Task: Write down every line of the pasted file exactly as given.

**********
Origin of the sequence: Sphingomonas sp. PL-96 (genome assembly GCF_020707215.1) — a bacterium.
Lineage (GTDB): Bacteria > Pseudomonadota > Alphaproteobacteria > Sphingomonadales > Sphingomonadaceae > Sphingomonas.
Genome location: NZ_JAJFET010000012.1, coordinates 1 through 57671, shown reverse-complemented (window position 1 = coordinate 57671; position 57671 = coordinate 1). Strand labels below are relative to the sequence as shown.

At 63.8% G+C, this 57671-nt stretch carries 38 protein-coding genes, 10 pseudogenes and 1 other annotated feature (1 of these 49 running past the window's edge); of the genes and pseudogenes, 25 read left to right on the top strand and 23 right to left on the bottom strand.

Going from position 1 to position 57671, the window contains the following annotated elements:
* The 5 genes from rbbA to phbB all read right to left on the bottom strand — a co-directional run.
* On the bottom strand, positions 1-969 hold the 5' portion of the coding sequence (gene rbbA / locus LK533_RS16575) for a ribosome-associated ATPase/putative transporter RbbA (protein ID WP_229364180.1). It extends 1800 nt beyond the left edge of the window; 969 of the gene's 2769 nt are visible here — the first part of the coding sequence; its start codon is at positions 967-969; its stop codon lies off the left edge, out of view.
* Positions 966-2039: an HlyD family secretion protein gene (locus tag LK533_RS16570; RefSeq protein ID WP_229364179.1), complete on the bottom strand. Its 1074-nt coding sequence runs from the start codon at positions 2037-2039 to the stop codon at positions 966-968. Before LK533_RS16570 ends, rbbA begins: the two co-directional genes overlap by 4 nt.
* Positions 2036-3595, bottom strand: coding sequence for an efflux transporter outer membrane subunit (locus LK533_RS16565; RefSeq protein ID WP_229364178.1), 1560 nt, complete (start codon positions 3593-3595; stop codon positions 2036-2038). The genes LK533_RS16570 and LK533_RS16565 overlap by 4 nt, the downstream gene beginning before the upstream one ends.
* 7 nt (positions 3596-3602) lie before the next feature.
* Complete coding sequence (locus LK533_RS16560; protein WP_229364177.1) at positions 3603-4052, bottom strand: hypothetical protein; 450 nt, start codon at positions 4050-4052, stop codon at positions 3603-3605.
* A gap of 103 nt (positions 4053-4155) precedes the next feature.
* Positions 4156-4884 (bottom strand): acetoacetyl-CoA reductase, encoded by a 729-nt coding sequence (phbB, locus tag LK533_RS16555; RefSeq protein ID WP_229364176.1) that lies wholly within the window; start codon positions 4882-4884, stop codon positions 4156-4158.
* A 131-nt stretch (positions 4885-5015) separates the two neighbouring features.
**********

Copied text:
Origin of the sequence: Sphingomonas sp. PL-96 (genome assembly GCF_020707215.1) — a bacterium.
Lineage (GTDB): Bacteria > Pseudomonadota > Alphaproteobacteria > Sphingomonadales > Sphingomonadaceae > Sphingomonas.
Genome location: NZ_JAJFET010000012.1, coordinates 1 through 57671, shown reverse-complemented (window position 1 = coordinate 57671; position 57671 = coordinate 1). Strand labels below are relative to the sequence as shown.

At 63.8% G+C, this 57671-nt stretch carries 38 protein-coding genes, 10 pseudogenes and 1 other annotated feature (1 of these 49 running past the window's edge); of the genes and pseudogenes, 25 read left to right on the top strand and 23 right to left on the bottom strand.

Going from position 1 to position 57671, the window contains the following annotated elements:
* The 5 genes from rbbA to phbB all read right to left on the bottom strand — a co-directional run.
* On the bottom strand, positions 1-969 hold the 5' portion of the coding sequence (gene rbbA / locus LK533_RS16575) for a ribosome-associated ATPase/putative transporter RbbA (protein ID WP_229364180.1). It extends 1800 nt beyond the left edge of the window; 969 of the gene's 2769 nt are visible here — the first part of the coding sequence; its start codon is at positions 967-969; its stop codon lies off the left edge, out of view.
* Positions 966-2039: an HlyD family secretion protein gene (locus tag LK533_RS16570; RefSeq protein ID WP_229364179.1), complete on the bottom strand. Its 1074-nt coding sequence runs from the start codon at positions 2037-2039 to the stop codon at positions 966-968. Before LK533_RS16570 ends, rbbA begins: the two co-directional genes overlap by 4 nt.
* Positions 2036-3595, bottom strand: coding sequence for an efflux transporter outer membrane subunit (locus LK533_RS16565; RefSeq protein ID WP_229364178.1), 1560 nt, complete (start codon positions 3593-3595; stop codon positions 2036-2038). The genes LK533_RS16570 and LK533_RS16565 overlap by 4 nt, the downstream gene beginning before the upstream one ends.
* 7 nt (positions 3596-3602) lie before the next feature.
* Complete coding sequence (locus LK533_RS16560; protein WP_229364177.1) at positions 3603-4052, bottom strand: hypothetical protein; 450 nt, start codon at positions 4050-4052, stop codon at positions 3603-3605.
* A gap of 103 nt (positions 4053-4155) precedes the next feature.
* Positions 4156-4884 (bottom strand): acetoacetyl-CoA reductase, encoded by a 729-nt coding sequence (phbB, locus tag LK533_RS16555; RefSeq protein ID WP_229364176.1) that lies wholly within the window; start codon positions 4882-4884, stop codon positions 4156-4158.
* A 131-nt stretch (positions 4885-5015) separates the two neighbouring features.